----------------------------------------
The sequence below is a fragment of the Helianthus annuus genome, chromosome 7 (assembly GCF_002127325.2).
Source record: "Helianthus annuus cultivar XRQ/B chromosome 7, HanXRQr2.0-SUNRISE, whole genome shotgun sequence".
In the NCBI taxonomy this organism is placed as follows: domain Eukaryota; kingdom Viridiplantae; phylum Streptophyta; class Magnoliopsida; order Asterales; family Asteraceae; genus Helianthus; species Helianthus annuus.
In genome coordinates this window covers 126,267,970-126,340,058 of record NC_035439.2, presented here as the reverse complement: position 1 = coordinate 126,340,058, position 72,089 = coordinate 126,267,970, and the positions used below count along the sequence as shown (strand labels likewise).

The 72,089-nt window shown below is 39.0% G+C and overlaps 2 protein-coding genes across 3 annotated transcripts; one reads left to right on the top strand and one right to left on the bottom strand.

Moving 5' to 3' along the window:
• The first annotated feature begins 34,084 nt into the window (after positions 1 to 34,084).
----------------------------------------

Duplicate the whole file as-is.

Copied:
The sequence below is a fragment of the Helianthus annuus genome, chromosome 7 (assembly GCF_002127325.2).
Source record: "Helianthus annuus cultivar XRQ/B chromosome 7, HanXRQr2.0-SUNRISE, whole genome shotgun sequence".
In the NCBI taxonomy this organism is placed as follows: domain Eukaryota; kingdom Viridiplantae; phylum Streptophyta; class Magnoliopsida; order Asterales; family Asteraceae; genus Helianthus; species Helianthus annuus.
In genome coordinates this window covers 126,267,970-126,340,058 of record NC_035439.2, presented here as the reverse complement: position 1 = coordinate 126,340,058, position 72,089 = coordinate 126,267,970, and the positions used below count along the sequence as shown (strand labels likewise).

The 72,089-nt window shown below is 39.0% G+C and overlaps 2 protein-coding genes across 3 annotated transcripts; one reads left to right on the top strand and one right to left on the bottom strand.

Moving 5' to 3' along the window:
• The first annotated feature begins 34,084 nt into the window (after positions 1 to 34,084).